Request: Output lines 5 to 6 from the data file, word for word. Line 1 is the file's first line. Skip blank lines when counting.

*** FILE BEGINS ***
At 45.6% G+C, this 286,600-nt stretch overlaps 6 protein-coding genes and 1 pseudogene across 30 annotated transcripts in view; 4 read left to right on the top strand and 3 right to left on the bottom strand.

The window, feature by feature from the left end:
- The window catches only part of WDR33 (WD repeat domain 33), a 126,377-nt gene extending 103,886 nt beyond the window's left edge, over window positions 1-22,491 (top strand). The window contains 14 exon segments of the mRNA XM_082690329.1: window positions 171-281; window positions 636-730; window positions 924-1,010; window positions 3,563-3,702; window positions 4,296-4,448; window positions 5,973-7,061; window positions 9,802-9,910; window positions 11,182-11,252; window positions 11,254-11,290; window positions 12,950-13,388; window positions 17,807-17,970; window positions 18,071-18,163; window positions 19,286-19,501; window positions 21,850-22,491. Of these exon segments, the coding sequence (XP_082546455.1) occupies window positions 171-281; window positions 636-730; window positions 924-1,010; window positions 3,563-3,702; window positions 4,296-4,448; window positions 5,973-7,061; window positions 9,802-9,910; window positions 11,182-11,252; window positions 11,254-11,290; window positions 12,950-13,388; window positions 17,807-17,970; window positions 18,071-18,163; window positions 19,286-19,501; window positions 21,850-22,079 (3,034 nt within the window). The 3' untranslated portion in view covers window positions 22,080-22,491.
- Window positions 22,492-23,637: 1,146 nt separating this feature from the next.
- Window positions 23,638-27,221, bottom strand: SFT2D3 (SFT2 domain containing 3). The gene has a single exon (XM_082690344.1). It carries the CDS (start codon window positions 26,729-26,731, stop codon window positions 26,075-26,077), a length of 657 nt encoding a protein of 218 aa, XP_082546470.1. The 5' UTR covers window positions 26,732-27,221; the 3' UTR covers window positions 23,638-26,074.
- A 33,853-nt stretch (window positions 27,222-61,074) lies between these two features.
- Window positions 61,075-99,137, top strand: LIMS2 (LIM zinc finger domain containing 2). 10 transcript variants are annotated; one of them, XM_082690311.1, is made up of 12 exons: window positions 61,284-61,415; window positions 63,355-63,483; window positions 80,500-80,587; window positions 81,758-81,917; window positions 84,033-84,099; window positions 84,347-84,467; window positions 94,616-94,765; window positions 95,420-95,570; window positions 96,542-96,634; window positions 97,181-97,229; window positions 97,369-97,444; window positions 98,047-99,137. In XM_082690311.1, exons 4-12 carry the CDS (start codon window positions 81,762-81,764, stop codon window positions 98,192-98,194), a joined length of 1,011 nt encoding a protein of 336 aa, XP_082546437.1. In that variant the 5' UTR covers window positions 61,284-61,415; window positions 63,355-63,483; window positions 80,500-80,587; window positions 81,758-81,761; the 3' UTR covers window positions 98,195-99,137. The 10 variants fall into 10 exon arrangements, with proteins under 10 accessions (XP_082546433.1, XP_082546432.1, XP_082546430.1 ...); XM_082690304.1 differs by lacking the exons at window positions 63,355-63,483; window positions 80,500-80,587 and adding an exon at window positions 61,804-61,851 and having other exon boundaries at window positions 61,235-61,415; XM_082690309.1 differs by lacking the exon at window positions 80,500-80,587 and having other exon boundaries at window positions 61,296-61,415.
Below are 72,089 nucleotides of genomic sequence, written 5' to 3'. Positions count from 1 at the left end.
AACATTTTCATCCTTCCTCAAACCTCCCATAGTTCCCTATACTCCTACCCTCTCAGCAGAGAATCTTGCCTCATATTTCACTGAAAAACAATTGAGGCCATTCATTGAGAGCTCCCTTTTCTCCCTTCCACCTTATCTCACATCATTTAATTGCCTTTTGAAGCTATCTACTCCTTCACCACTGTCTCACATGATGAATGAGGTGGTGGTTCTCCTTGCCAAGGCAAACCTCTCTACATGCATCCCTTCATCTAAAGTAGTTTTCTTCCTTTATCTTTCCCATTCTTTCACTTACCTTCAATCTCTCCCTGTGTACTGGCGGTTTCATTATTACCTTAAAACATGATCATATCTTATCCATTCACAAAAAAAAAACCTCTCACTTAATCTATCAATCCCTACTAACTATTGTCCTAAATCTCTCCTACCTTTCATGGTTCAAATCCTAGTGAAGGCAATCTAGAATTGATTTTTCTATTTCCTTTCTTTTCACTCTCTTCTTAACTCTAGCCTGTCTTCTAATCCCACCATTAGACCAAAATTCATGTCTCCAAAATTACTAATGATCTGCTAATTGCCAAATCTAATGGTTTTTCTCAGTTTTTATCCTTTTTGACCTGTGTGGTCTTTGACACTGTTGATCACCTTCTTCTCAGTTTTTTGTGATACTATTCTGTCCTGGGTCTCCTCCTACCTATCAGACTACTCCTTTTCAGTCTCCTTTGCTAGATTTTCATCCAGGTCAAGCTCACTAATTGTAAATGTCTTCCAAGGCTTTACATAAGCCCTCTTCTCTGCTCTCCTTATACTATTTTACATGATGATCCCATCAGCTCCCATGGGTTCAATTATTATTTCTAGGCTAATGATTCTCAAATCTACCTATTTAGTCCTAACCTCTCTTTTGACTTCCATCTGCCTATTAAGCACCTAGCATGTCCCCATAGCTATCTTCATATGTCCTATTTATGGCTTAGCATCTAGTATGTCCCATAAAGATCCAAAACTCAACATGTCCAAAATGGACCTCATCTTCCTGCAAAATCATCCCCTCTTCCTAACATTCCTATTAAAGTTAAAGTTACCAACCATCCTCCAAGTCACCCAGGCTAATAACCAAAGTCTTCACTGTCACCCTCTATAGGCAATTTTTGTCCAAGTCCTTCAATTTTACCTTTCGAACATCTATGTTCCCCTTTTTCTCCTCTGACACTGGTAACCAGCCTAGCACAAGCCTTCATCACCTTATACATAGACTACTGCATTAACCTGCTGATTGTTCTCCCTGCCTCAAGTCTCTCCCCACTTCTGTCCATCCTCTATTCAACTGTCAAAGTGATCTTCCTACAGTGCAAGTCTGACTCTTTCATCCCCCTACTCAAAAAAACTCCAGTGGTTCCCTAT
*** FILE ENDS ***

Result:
- Window positions 23,638-27,221, bottom strand: SFT2D3 (SFT2 domain containing 3). The gene has a single exon (XM_082690344.1). It carries the CDS (start codon window positions 26,729-26,731, stop codon window positions 26,075-26,077), a length of 657 nt encoding a protein of 218 aa, XP_082546470.1. The 5' UTR covers window positions 26,732-27,221; the 3' UTR covers window positions 23,638-26,074.
- A 33,853-nt stretch (window positions 27,222-61,074) lies between these two features.